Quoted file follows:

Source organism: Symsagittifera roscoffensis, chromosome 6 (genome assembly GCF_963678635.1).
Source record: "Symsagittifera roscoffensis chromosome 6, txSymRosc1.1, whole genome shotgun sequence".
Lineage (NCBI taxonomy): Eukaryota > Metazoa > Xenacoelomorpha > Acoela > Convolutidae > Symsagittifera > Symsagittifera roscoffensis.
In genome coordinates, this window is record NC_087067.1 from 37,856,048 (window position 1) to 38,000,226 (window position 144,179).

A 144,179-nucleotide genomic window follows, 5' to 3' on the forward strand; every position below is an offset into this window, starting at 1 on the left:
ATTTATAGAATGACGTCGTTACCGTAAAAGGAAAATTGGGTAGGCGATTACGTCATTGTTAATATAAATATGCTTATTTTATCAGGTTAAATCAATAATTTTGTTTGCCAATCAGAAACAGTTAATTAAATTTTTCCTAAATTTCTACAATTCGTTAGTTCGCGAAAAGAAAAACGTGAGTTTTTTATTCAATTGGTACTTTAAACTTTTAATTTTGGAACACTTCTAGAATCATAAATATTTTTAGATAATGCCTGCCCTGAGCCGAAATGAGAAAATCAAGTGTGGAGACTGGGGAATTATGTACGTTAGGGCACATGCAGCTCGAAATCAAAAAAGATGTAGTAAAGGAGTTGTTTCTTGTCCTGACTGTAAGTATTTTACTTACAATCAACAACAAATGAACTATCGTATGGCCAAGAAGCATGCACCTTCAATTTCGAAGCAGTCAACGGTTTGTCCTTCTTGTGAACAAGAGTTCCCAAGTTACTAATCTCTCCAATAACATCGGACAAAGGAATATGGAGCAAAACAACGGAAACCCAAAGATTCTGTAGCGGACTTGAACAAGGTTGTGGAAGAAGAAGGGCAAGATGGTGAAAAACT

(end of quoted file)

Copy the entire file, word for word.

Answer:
Source organism: Symsagittifera roscoffensis, chromosome 6 (genome assembly GCF_963678635.1).
Source record: "Symsagittifera roscoffensis chromosome 6, txSymRosc1.1, whole genome shotgun sequence".
Lineage (NCBI taxonomy): Eukaryota > Metazoa > Xenacoelomorpha > Acoela > Convolutidae > Symsagittifera > Symsagittifera roscoffensis.
In genome coordinates, this window is record NC_087067.1 from 37,856,048 (window position 1) to 38,000,226 (window position 144,179).

A 144,179-nucleotide genomic window follows, 5' to 3' on the forward strand; every position below is an offset into this window, starting at 1 on the left:
ATTTATAGAATGACGTCGTTACCGTAAAAGGAAAATTGGGTAGGCGATTACGTCATTGTTAATATAAATATGCTTATTTTATCAGGTTAAATCAATAATTTTGTTTGCCAATCAGAAACAGTTAATTAAATTTTTCCTAAATTTCTACAATTCGTTAGTTCGCGAAAAGAAAAACGTGAGTTTTTTATTCAATTGGTACTTTAAACTTTTAATTTTGGAACACTTCTAGAATCATAAATATTTTTAGATAATGCCTGCCCTGAGCCGAAATGAGAAAATCAAGTGTGGAGACTGGGGAATTATGTACGTTAGGGCACATGCAGCTCGAAATCAAAAAAGATGTAGTAAAGGAGTTGTTTCTTGTCCTGACTGTAAGTATTTTACTTACAATCAACAACAAATGAACTATCGTATGGCCAAGAAGCATGCACCTTCAATTTCGAAGCAGTCAACGGTTTGTCCTTCTTGTGAACAAGAGTTCCCAAGTTACTAATCTCTCCAATAACATCGGACAAAGGAATATGGAGCAAAACAACGGAAACCCAAAGATTCTGTAGCGGACTTGAACAAGGTTGTGGAAGAAGAAGGGCAAGATGGTGAAAAACT